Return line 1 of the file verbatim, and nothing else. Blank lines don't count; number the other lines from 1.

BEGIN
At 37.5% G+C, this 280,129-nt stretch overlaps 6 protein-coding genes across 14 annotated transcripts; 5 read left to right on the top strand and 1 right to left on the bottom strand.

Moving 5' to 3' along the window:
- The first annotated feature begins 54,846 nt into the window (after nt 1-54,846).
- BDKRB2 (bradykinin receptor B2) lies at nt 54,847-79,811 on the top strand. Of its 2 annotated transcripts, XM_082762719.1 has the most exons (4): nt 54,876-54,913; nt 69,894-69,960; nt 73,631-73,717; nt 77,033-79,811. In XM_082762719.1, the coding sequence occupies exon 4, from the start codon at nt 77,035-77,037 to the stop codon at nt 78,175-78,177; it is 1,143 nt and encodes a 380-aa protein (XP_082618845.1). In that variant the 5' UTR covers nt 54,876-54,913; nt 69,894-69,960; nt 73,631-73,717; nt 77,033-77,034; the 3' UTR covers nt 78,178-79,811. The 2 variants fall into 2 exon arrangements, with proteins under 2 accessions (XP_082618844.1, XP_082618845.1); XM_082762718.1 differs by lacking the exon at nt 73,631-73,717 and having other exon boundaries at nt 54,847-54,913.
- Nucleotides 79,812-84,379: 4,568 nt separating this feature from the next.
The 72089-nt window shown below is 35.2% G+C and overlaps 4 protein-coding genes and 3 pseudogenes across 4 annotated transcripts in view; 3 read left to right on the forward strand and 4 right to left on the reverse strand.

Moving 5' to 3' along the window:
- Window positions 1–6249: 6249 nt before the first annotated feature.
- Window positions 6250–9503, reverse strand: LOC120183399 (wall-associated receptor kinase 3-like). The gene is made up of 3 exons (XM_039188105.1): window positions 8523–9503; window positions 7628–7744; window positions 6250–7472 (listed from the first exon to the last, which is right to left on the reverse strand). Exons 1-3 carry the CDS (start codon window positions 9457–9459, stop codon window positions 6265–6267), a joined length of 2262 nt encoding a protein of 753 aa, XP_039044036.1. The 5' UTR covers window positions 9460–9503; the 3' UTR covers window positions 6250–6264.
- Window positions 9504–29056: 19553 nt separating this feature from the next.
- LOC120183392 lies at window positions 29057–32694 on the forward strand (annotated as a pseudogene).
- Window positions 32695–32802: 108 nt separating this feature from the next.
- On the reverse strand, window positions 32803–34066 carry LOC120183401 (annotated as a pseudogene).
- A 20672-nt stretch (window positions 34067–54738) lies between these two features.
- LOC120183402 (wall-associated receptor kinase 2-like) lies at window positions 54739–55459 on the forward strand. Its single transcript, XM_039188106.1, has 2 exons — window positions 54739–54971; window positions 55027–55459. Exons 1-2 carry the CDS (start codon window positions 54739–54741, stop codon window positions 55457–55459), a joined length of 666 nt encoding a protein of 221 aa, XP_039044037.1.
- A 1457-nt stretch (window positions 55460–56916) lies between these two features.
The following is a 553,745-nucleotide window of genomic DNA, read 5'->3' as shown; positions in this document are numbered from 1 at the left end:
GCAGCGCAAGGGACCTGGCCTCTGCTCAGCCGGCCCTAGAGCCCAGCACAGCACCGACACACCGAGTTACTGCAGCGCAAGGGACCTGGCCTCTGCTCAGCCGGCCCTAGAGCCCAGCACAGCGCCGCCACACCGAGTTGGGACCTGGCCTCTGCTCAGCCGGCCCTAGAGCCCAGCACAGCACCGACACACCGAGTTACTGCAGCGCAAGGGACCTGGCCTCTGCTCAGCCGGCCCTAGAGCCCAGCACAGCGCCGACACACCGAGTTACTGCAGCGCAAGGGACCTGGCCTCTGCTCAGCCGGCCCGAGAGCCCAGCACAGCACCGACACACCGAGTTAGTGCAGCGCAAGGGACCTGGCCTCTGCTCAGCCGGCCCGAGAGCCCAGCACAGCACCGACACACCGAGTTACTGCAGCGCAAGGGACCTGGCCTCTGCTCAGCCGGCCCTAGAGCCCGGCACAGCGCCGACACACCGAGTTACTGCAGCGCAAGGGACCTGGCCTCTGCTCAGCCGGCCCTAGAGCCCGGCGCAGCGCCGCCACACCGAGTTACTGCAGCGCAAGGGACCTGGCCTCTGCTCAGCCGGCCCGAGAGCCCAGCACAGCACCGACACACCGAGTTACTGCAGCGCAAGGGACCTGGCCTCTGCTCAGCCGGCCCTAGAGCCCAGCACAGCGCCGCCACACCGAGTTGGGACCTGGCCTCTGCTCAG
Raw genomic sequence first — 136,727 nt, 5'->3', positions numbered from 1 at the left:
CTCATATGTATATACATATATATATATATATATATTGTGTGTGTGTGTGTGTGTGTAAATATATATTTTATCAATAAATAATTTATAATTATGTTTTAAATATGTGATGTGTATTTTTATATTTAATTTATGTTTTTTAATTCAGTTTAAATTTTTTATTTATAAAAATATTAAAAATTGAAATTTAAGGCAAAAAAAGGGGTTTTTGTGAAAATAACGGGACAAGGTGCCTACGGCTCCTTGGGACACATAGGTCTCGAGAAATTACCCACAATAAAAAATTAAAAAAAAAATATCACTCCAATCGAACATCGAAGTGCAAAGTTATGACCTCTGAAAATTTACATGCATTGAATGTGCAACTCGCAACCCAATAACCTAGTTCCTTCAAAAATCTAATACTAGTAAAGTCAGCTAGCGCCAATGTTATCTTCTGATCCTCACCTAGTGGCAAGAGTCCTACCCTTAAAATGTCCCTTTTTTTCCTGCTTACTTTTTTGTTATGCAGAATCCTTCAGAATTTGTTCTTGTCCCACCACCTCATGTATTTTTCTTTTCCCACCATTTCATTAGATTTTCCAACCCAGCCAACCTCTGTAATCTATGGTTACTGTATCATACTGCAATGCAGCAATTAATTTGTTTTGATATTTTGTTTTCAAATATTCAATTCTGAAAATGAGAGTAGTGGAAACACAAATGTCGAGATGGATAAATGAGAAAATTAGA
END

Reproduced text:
At 37.5% G+C, this 280,129-nt stretch overlaps 6 protein-coding genes across 14 annotated transcripts; 5 read left to right on the top strand and 1 right to left on the bottom strand.